DEDHAM, Maine — Camp CaPella is one of two camps in Maine with programs for kids with special needs.
For many of these kids, school was canceled, their programs were postponed, and they thought maybe the camp in Dedham was the one thing this year they could still keep in their calendars.
Due to the ongoing COVID-19 pandemic, the hard decision to close Camp CaPella for the 2020 summer camp season was made to help keep campers, families, and staff as safe as possible.
According to the board of directors at Camp CaPella, "the focus for the camp team will be for repairs to happen over the summer, with hopes of offering summer, fall, and winter alternatives as they become safe and available."
Harvey Chesley is the executive director at Camp CaPella. He tells NEWS CENTER Maine that until this year, the camp had been going strong for decades.
"We felt it was in the best interest of camp itself, our campers have had such a tough time, but our board made the difficult but right decision that we couldn't open camp with campers coming down here," Chesley said.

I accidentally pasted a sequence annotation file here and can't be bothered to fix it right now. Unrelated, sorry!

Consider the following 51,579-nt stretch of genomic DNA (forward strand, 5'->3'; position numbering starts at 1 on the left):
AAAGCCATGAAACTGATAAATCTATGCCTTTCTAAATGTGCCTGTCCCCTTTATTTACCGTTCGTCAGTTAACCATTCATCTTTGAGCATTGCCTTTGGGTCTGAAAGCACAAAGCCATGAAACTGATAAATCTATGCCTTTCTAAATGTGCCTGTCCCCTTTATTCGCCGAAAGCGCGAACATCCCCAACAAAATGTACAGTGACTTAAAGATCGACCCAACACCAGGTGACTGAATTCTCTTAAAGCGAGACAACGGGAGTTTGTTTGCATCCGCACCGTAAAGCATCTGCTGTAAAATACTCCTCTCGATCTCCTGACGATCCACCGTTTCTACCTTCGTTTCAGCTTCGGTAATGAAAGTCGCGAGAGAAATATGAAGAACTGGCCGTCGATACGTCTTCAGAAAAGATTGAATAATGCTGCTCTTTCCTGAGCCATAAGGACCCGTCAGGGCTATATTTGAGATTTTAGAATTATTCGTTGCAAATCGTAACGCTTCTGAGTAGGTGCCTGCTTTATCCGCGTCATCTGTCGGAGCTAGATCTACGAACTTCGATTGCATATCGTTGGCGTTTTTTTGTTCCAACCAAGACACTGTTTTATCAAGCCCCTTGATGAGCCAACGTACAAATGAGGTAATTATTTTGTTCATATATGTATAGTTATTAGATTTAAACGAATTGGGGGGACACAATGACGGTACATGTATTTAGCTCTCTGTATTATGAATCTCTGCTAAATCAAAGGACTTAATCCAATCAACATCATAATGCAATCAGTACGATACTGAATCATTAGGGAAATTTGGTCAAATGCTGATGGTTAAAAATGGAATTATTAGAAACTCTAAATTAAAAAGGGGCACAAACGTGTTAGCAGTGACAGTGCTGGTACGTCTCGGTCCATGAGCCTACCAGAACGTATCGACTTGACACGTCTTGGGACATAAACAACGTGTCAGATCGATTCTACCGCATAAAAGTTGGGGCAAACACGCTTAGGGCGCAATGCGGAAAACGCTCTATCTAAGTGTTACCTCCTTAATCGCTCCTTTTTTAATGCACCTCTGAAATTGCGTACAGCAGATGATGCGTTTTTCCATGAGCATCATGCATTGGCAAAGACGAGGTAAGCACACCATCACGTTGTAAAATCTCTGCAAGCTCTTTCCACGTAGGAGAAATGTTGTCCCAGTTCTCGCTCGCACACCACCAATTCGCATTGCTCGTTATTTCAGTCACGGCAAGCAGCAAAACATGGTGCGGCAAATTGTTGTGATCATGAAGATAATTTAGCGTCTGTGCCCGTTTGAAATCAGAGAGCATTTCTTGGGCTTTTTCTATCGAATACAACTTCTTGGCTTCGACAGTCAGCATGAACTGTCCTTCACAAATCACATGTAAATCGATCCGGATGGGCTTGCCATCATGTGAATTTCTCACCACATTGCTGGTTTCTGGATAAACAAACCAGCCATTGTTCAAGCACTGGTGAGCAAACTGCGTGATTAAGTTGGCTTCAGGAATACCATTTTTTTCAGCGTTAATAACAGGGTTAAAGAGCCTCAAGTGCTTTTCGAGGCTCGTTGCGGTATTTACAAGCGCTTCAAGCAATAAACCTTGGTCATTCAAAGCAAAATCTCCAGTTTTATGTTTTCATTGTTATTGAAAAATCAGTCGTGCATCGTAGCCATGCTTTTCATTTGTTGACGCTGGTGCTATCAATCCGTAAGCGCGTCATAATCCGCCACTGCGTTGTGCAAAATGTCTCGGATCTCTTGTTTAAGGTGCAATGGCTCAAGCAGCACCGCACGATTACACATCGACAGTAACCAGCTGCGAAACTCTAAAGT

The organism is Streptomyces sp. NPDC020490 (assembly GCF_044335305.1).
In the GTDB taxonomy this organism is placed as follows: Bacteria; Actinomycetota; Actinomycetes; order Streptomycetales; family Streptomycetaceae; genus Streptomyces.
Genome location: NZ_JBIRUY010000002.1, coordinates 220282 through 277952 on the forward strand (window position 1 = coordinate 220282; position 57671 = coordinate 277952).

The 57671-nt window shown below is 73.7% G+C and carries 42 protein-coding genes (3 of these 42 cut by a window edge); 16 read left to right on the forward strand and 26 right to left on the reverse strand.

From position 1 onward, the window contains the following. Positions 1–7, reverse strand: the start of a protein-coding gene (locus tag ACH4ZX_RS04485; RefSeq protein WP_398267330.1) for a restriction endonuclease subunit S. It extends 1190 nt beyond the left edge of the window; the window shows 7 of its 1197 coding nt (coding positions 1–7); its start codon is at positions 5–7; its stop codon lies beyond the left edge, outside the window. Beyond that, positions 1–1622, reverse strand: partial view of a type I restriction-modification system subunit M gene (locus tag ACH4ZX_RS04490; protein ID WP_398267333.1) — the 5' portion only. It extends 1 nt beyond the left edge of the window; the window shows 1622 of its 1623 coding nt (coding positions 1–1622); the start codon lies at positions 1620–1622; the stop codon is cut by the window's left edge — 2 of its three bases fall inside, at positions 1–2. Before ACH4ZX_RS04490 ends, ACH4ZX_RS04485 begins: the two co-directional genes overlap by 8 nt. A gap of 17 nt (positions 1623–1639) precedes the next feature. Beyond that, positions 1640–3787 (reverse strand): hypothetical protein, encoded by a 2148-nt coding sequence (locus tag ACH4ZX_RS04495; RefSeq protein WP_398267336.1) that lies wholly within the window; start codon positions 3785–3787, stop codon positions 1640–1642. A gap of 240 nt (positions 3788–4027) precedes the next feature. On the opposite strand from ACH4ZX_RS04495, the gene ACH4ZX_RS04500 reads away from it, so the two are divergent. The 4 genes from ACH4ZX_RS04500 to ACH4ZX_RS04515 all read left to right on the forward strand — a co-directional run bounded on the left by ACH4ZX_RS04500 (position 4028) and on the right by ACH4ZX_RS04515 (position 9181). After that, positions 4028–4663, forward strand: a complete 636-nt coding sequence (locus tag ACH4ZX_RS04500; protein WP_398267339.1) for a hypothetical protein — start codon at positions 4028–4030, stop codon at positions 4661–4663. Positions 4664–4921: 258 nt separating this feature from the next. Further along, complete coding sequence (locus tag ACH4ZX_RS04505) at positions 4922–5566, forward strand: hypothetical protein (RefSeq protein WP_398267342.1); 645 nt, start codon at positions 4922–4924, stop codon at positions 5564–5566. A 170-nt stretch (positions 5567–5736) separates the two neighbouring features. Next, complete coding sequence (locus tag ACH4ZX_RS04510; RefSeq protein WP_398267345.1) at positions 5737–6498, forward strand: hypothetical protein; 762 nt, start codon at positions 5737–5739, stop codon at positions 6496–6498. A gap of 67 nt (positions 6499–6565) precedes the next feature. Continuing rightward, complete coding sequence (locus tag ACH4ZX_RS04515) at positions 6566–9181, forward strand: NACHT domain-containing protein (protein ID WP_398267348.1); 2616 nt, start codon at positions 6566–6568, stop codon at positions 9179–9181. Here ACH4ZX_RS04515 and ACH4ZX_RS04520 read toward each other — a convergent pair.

"With restrictions in place related to COVID19 – such as 6’ physical distancing – it is too difficult to ensure the safety and well being of our campers within the close environment of our camp," Camp Director Heidi Riggs added.
14-year-old Camden Faloon is one of the hundreds of kids that has been looking forward to camp since the minute he left last year. He has been going for four years.
"It's a really special place where he gets to do things like everybody else and he gets to do it without his parents, so its a great sense of independence for him," Julie Mullins, Faloon's stepmother, said.
"We held it from him for a while, since March he's kind of lost everything," Mullins said.
Losing summer camp was a big disappointment for Camden but he received a special package in the mail from camp that brightened him!
"That was kind of how we told him, it was through that package, for us to be able to say 'Camp Capella came to you this year because you can't go there,'" says Mullins.
"You think of the campers..they are here having a great time but also their families are getting just a slight break, it's a difficult year raising a child..any child, but especially a child with special needs," Chesley said.
"Our number one priority has always been, and will remain, to protect the health and safety of our campers and staff," Riggs said.
Click here if you would like to donate to Camp CaPella's summer 2021 camp programs.